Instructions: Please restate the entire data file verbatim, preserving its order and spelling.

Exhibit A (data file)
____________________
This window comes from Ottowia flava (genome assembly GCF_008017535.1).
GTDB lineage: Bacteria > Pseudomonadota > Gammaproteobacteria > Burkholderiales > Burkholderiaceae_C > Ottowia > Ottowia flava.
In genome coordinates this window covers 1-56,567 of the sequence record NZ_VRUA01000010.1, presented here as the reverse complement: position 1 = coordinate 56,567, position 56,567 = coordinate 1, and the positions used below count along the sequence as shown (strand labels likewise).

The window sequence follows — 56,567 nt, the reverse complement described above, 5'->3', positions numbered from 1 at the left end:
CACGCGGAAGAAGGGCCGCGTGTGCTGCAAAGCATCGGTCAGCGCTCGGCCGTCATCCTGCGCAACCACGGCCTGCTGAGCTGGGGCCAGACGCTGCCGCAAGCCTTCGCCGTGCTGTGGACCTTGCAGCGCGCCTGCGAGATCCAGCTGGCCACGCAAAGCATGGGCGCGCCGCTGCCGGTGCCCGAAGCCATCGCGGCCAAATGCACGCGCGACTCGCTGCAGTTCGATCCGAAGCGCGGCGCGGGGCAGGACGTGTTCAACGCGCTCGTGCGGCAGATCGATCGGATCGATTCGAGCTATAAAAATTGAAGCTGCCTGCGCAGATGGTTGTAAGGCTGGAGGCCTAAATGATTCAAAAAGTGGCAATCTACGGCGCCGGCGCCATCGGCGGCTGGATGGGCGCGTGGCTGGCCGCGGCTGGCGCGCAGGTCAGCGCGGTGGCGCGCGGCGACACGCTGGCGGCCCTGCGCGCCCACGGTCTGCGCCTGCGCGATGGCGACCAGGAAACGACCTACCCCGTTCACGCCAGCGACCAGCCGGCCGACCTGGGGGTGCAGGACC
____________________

This window comes from Ottowia flava (genome assembly GCF_008017535.1).
GTDB lineage: Bacteria > Pseudomonadota > Gammaproteobacteria > Burkholderiales > Burkholderiaceae_C > Ottowia > Ottowia flava.
In genome coordinates this window covers 1-56,567 of the sequence record NZ_VRUA01000010.1, presented here as the reverse complement: position 1 = coordinate 56,567, position 56,567 = coordinate 1, and the positions used below count along the sequence as shown (strand labels likewise).

The window sequence follows — 56,567 nt, the reverse complement described above, 5'->3', positions numbered from 1 at the left end:
CACGCGGAAGAAGGGCCGCGTGTGCTGCAAAGCATCGGTCAGCGCTCGGCCGTCATCCTGCGCAACCACGGCCTGCTGAGCTGGGGCCAGACGCTGCCGCAAGCCTTCGCCGTGCTGTGGACCTTGCAGCGCGCCTGCGAGATCCAGCTGGCCACGCAAAGCATGGGCGCGCCGCTGCCGGTGCCCGAAGCCATCGCGGCCAAATGCACGCGCGACTCGCTGCAGTTCGATCCGAAGCGCGGCGCGGGGCAGGACGTGTTCAACGCGCTCGTGCGGCAGATCGATCGGATCGATTCGAGCTATAAAAATTGAAGCTGCCTGCGCAGATGGTTGTAAGGCTGGAGGCCTAAATGATTCAAAAAGTGGCAATCTACGGCGCCGGCGCCATCGGCGGCTGGATGGGCGCGTGGCTGGCCGCGGCTGGCGCGCAGGTCAGCGCGGTGGCGCGCGGCGACACGCTGGCGGCCCTGCGCGCCCACGGTCTGCGCCTGCGCGATGGCGACCAGGAAACGACCTACCCCGTTCACGCCAGCGACCAGCCGGCCGACCTGGGGGTGCAGGACC